Photo: The hands can be seen as supporting or pulling down on the historic Ca' Sagredo Hotel. (Supplied: Lorenzo Quinn)
A pair of giant hands rising from the water have been unveiled on Venice's Grand Canal — a sculpture by contemporary artist Lorenzo Quinn intended to highlight the devastation of climate change.The artwork, titled Support, shows two huge hands emerging from the canal to "support" the historic Ca' Sagredo Hotel in such a way that they appear to be preventing the 14th-century building from sinking into the water.
But the hands can also be seen as powerful enough to dismantle and drag down the building, should they choose to — a dual representation intended to represent the power of human beings "to love, to hate, to create, to destroy," Quinn said.
"At once, the sculpture has both a noble air as well as an alarming one … the hands symbolise tools that can both destroy the world, but also have the capacity to save it," a statement on his website reads.
Support was unveiled to coincide with the opening of the 2017 Venice Biennale, a major art show held in locations across the city.
But the choice of city was intentional for Quinn.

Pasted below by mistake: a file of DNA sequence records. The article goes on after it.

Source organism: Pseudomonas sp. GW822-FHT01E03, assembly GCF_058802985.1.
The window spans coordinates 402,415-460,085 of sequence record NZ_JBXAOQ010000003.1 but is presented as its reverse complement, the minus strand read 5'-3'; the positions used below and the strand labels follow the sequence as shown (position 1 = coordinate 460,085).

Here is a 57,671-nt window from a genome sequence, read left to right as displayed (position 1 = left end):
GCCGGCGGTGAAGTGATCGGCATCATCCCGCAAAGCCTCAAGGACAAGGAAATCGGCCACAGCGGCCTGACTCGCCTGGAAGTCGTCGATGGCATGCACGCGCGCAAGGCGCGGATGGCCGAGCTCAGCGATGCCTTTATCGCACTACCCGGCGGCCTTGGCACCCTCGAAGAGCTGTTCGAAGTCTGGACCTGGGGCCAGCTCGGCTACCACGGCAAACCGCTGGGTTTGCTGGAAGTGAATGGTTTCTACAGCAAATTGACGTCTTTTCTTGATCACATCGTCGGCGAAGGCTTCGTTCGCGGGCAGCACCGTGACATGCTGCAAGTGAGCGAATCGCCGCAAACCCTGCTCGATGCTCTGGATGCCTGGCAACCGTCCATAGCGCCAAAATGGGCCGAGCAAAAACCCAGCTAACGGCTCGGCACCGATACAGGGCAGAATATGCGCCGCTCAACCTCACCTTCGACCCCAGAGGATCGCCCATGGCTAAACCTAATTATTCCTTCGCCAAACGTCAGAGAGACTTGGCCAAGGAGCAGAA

Earlier this year scientists warned that Venice could disappear underwater within a century if sea levels continue to rise.
"The work generates an instinctive and immediate understanding of the environmental impact for places such as Venice," the statement reads.
"The hands symbolise the role people must play in supporting Venice's unique world heritage."
Photo: Scientists warn Venice could disappear underwater within a century. (Supplied: Lorenzo Quinn)
The hands in Support were modelled on those of Quinn's son, Anthony.
"This sculpture … wants to speak to the people in a clear, simple and direct way through the innocent hands of a child," Quinn wrote on Instagram.
"It evokes a powerful message which is that united we can make a stand to curb the climate change that affects us all."We must all collectively think of how we can protect our planet."
Quinn made the hands — which each weigh more than 2,200 kilograms — in his Barcelona studio before they were brought to Venice to be installed in the Grand Canal.
Support will be on display until November 26.